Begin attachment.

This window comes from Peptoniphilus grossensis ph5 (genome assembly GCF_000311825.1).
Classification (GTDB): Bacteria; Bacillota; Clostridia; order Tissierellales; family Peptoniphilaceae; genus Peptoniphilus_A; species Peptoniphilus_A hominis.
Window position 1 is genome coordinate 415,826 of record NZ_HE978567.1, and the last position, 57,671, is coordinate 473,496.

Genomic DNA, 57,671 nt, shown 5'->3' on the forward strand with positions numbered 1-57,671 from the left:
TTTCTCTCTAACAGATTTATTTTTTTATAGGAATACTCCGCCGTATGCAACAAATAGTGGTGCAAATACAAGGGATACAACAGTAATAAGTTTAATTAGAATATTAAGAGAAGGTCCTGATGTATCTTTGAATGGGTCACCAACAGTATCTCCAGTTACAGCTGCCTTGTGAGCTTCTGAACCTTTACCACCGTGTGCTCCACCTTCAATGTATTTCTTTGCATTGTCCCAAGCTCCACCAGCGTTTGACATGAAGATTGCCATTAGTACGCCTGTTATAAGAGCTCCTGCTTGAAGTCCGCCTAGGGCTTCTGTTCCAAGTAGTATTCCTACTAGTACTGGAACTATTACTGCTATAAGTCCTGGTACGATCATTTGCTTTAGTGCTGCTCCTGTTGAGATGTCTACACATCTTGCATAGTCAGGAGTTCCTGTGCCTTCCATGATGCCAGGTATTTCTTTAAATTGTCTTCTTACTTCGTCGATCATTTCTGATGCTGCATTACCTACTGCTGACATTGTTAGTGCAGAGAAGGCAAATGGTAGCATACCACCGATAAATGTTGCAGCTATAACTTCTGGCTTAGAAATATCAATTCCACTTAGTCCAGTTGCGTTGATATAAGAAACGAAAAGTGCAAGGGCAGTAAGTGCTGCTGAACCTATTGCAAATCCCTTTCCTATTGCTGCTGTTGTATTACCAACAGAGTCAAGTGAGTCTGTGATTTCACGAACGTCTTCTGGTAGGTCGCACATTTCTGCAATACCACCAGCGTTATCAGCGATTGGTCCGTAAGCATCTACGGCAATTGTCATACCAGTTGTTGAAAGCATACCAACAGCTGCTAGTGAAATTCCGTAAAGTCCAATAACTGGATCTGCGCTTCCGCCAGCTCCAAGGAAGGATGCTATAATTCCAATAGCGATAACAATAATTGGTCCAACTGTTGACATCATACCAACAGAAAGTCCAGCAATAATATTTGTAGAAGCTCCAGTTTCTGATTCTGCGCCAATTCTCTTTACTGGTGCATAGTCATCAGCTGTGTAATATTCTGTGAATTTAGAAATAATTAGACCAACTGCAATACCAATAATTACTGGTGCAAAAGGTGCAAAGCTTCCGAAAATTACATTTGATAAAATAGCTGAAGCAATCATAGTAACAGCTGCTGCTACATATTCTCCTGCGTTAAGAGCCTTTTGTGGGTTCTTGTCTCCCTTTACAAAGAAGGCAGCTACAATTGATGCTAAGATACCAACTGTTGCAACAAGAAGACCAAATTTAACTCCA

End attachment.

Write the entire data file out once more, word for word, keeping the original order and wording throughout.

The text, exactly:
This window comes from Peptoniphilus grossensis ph5 (genome assembly GCF_000311825.1).
Classification (GTDB): Bacteria; Bacillota; Clostridia; order Tissierellales; family Peptoniphilaceae; genus Peptoniphilus_A; species Peptoniphilus_A hominis.
Window position 1 is genome coordinate 415,826 of record NZ_HE978567.1, and the last position, 57,671, is coordinate 473,496.

Genomic DNA, 57,671 nt, shown 5'->3' on the forward strand with positions numbered 1-57,671 from the left:
TTTCTCTCTAACAGATTTATTTTTTTATAGGAATACTCCGCCGTATGCAACAAATAGTGGTGCAAATACAAGGGATACAACAGTAATAAGTTTAATTAGAATATTAAGAGAAGGTCCTGATGTATCTTTGAATGGGTCACCAACAGTATCTCCAGTTACAGCTGCCTTGTGAGCTTCTGAACCTTTACCACCGTGTGCTCCACCTTCAATGTATTTCTTTGCATTGTCCCAAGCTCCACCAGCGTTTGACATGAAGATTGCCATTAGTACGCCTGTTATAAGAGCTCCTGCTTGAAGTCCGCCTAGGGCTTCTGTTCCAAGTAGTATTCCTACTAGTACTGGAACTATTACTGCTATAAGTCCTGGTACGATCATTTGCTTTAGTGCTGCTCCTGTTGAGATGTCTACACATCTTGCATAGTCAGGAGTTCCTGTGCCTTCCATGATGCCAGGTATTTCTTTAAATTGTCTTCTTACTTCGTCGATCATTTCTGATGCTGCATTACCTACTGCTGACATTGTTAGTGCAGAGAAGGCAAATGGTAGCATACCACCGATAAATGTTGCAGCTATAACTTCTGGCTTAGAAATATCAATTCCACTTAGTCCAGTTGCGTTGATATAAGAAACGAAAAGTGCAAGGGCAGTAAGTGCTGCTGAACCTATTGCAAATCCCTTTCCTATTGCTGCTGTTGTATTACCAACAGAGTCAAGTGAGTCTGTGATTTCACGAACGTCTTCTGGTAGGTCGCACATTTCTGCAATACCACCAGCGTTATCAGCGATTGGTCCGTAAGCATCTACGGCAATTGTCATACCAGTTGTTGAAAGCATACCAACAGCTGCTAGTGAAATTCCGTAAAGTCCAATAACTGGATCTGCGCTTCCGCCAGCTCCAAGGAAGGATGCTATAATTCCAATAGCGATAACAATAATTGGTCCAACTGTTGACATCATACCAACAGAAAGTCCAGCAATAATATTTGTAGAAGCTCCAGTTTCTGATTCTGCGCCAATTCTCTTTACTGGTGCATAGTCATCAGCTGTGTAATATTCTGTGAATTTAGAAATAATTAGACCAACTGCAATACCAATAATTACTGGTGCAAAAGGTGCAAAGCTTCCGAAAATTACATTTGATAAAATAGCTGAAGCAATCATAGTAACAGCTGCTGCTACATATTCTCCTGCGTTAAGAGCCTTTTGTGGGTTCTTGTCTCCCTTTACAAAGAAGGCAGCTACAATTGATGCTAAGATACCAACTGTTGCAACAAGAAGACCAAATTTAACTCCA